Somebody please hit me for not noticing the logic error in that line. I am not certain there is an error, but the variable names suggest it. Please tell us what sort of result you expect from that method if you pass (10, 10) as arguments.

Thanks again for the help.

That's a pleasure

Once you have the application working at the command line (and you haven't yet shown much evidence that it is working), start designing your GUI by sketching what you want it to look like. You may have done that already with the Matisse tool.
 
Tim Rawley
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I'm not sure on that one.  I borrowed it from the net, it seems to work correctly.



As far as making it for command line, it feels a bit counter intuitive.  The app is meant to be entirely mouse driven.  I do however get your point of making the base code work before adding a GUI though.

I still feel that I'm missing something fundamental as far passing info back to the parent object from the child object.

I might need component listener, or call back method?


Also
that example helped me get constructors better.  I was just doing everything in methods, but I could save a few steps doing it with a constructor.

Thanks again for the help and input  


 
Paul Clapham
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Tim Rawley wrote:I still feel that I'm missing something fundamental as far passing info back to the parent object from the child object.

I might need component listener, or call back method?



The usual way is, when the "parent" object calls a method of the "child" object, "passing info back" is done by the return statement. You call the method, you get a return value. That's pretty fundamental and also pretty ordinary.

By the way I don't understand why you're using language which implies a parent/child relationship between two objects. Sometimes there's a relationship between two objects as a result of their design, but that doesn't imply that there are special ways for transferring data between them. They're just two objects.
 
Tim Rawley
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By the way I don't understand why you're using language which implies a parent/child relationship between two objects. Sometimes there's a relationship between two objects as a result of their design, but that doesn't imply that there are special ways for transferring data between them. They're just two objects.


So I read that and went back to the ClassWithNoP() example to try to keep it simple and realized that I somehow put two mains in it.  When I remove the second unneeded one things worked as expected.



Then I looked at my code on speedMathGui and I wasn't even creating the new object half of the time I was testing it.
I moved the creation of smd to the top and then everything works as intended.  





Thanks for all the help.
I think I'm finally making headway.

 
Campbell Ritchie
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Tim Rawley wrote:. . . I borrowed it from the net, it seems to work correctly. . . .

I know it is late to comment about that, but I doubt whether you shou‍ld use those two statements together
What is that line supposed to do, what does it actually do, and what do the variables you are using there mean? If I use 10, 10 as the two variables right of the = operator, what range of output would you expect?
 
Tim Rawley
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you are correct it goes crazy.  

It turns out I never changed the minimumNumber, other that 0, or 1. They both seem to work fine. I'm not sure why.   Maybe I should rename minimumNumber to zeroOrOne.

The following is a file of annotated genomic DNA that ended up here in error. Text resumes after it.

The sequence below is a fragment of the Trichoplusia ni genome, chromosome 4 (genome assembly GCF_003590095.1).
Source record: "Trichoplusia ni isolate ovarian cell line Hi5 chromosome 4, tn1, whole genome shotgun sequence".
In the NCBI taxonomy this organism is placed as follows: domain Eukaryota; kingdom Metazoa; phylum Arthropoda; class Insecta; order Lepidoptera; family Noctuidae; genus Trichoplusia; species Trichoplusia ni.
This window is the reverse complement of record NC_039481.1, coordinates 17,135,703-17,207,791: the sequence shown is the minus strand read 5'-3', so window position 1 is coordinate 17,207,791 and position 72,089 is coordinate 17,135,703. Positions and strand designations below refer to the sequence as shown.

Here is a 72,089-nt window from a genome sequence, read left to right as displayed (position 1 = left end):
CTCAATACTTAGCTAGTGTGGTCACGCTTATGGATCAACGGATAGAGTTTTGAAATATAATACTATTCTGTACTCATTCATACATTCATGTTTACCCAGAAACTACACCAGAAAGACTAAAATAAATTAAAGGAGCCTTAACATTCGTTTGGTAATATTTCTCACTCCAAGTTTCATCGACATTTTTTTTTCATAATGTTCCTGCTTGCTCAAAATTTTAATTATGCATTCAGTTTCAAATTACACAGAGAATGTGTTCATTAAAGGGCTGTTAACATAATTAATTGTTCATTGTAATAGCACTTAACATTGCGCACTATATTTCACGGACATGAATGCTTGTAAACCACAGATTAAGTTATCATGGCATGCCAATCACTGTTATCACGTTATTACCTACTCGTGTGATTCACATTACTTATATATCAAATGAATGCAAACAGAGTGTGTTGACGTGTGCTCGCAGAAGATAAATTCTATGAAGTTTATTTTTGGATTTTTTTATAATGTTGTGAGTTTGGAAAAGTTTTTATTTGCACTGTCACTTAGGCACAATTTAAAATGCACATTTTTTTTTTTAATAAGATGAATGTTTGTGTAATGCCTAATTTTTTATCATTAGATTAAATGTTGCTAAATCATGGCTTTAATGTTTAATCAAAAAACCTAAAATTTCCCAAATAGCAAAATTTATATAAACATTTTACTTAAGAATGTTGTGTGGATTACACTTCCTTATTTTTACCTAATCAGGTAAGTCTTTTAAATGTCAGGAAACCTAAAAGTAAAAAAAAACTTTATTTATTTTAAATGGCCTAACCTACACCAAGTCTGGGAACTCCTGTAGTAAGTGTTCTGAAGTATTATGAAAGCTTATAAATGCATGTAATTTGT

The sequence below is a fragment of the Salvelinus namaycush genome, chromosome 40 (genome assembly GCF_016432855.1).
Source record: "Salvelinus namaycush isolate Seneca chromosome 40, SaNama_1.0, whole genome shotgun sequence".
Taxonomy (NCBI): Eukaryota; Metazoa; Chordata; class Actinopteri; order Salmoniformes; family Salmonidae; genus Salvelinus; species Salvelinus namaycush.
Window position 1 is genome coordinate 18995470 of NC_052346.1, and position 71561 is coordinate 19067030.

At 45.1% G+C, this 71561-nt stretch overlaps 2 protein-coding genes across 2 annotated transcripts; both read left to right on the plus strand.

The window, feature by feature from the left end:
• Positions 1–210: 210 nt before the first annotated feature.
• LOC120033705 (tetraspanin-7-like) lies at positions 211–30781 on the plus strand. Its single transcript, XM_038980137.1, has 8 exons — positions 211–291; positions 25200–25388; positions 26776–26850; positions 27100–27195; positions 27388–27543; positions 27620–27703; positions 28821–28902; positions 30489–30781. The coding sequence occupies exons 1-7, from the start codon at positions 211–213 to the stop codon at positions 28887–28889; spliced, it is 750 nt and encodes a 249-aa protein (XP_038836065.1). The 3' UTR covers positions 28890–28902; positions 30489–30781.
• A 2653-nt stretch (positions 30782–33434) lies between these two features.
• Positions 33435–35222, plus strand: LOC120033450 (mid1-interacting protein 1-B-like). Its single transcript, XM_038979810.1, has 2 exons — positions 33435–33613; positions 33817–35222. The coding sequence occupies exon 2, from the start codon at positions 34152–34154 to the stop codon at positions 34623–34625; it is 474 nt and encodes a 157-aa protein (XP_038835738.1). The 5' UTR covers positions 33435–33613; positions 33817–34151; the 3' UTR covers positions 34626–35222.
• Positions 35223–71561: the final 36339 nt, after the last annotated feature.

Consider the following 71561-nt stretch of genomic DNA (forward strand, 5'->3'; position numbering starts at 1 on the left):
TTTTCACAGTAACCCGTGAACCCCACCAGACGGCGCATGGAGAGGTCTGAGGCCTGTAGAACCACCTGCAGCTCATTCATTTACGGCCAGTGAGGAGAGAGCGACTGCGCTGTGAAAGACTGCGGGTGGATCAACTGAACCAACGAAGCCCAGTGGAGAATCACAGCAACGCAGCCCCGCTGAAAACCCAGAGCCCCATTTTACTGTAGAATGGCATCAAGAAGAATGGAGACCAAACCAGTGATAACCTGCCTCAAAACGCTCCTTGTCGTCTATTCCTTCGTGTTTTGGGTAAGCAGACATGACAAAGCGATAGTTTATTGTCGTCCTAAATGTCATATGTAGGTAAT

Thanks for the help.  
Good Times.

 
Campbell Ritchie
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Tim Rawley wrote:. . . They both seem to work fine. I'm not sure why. . . .

Dangerous combination. You need to work out what you want to do, and then work out what you are actually doing. What would that formula do if both variables had the value 10, as I asked yesterday? You need to know that sort of thing before you can program random numbers confidently. I do not like doing arithmetic with Math#random, because there are much better ways to get random numbers.
 
Tim Rawley
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  • 12 11 19 12 12 16 19 11 19 14 14 12 16 12 19 14 15 13 10 19 10 18 11 16 17 13 10 13 19 19 15 15 18 10 13 18 11 15 19 18 13 19 17 17 19 17 12 19 12 16 13 13 14 15 14 11 12 10 11 13 14 13 11 19 11 19 12 13 15 14 16 18 17 13 17 18 11 15 11 15 17 16 10 13 17 11 15 15 13 12 11 15 17 14 18 15 13 12 16 11


  • So I'm not really sure what is happening there.    Maybe starts at 10 plus the following 10.

    (5,10) got
  • 10 5 9 14 11 12 9 9 10 6 9 6 8 6 14 7 9 10 14 8 12 13 11 8 12 7 14 7 7 13 9 14 13 6 5 8 6 8 13 10 13 5 13 14 12 9 14 14 6 12 13 5 11 13 5 5 8 5 9 7 7 14 10 5 13 12 13 5 6 11 8 14 6 8 14 5 5 6 5 8 9 13 9 14 5 9 13 11 6 10 8 14 12 11 5 11 12 6 5 10


  • (1,10) got
  • 10 10 3 3 1 8 9 1 5 4 1 7 4 8 9 1 8 10 9 5 1 7 8 3 3 8 9 8 5 8 6 10 2 8 4 5 9 2 7 6 2 4 7 6 7 2 1 7 8 3 7 2 9 4 5 9 10 10 1 4 4 1 3 8 2 9 2 2 1 9 1 6 5 9 9 10 8 3 8 1 7 9 4 8 1 6 2 2 6 2 1 2 8 10 8 6 6 8 5 8


  • (0,10) got
  • 4 3 1 9 0 5 2 7 0 1 2 6 3 9 9 6 8 9 8 4 0 2 4 9 7 4 7 0 6 7 8 9 0 3 4 9 4 5 5 1 8 2 5 7 8 4 3 2 8 8 6 1 9 2 7 3 2 4 6 2 2 1 4 9 4 3 2 9 9 2 1 1 8 6 4 8 8 3 5 7 8 4 9 2 1 2 1 4 8 1 2 1 1 3 6 5 4 6 2 6


  • seems to work ok as I only use 0, or 1.
     
    Tim Rawley
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    I'm not really sold on Math#random if you have a preferred method.  It does seem to repeat quite a bit.
    I just did a test with bigger numbers (1,1000) and then it didn't repeat.
    Thanks
     
    Campbell Ritchie
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    Tim Rawley wrote:. . . So I'm not really sure what is happening there. . . .

    Start by reading the documentation for Math#random(), then work out what you will get if you multiply by 10, then work out what you will get if you cast that to an int. Also compare the precedences of multiplication and cast, for example here. The reason you are not getting repeated values from 1, 1000 is probably because you have a larger range; if you printed 10,000 numbers you would have at least 9*** repeated numbers.